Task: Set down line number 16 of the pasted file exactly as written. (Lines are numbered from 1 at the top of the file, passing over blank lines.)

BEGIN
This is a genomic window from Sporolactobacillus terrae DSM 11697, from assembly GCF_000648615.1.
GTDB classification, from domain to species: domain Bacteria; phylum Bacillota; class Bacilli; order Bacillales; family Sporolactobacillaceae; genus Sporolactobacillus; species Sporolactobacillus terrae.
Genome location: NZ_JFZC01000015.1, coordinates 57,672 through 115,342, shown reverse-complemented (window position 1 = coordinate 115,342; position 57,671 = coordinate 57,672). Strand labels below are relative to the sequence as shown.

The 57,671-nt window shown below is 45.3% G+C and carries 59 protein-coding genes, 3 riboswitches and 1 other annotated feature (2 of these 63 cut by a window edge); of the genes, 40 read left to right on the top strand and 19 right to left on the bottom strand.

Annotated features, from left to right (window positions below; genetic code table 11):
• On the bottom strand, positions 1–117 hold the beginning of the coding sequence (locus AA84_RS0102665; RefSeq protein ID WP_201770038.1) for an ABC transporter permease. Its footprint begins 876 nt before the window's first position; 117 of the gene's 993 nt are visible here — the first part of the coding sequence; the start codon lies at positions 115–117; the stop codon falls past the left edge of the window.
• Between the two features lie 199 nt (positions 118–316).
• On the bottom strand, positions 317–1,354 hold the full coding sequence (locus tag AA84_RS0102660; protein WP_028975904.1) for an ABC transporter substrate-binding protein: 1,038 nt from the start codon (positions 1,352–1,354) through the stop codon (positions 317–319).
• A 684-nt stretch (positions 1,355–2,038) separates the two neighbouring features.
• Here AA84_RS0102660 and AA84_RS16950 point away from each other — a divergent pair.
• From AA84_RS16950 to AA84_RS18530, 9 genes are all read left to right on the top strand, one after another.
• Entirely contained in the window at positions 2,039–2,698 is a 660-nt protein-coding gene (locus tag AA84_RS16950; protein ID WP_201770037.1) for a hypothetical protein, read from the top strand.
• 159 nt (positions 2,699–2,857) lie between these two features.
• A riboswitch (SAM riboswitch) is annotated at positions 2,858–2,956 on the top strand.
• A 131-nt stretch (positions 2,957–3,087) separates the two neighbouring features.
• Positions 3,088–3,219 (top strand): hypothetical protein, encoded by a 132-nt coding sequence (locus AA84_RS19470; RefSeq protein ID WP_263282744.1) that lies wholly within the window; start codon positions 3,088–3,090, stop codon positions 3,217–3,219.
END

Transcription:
• Positions 3,088–3,219 (top strand): hypothetical protein, encoded by a 132-nt coding sequence (locus AA84_RS19470; RefSeq protein ID WP_263282744.1) that lies wholly within the window; start codon positions 3,088–3,090, stop codon positions 3,217–3,219.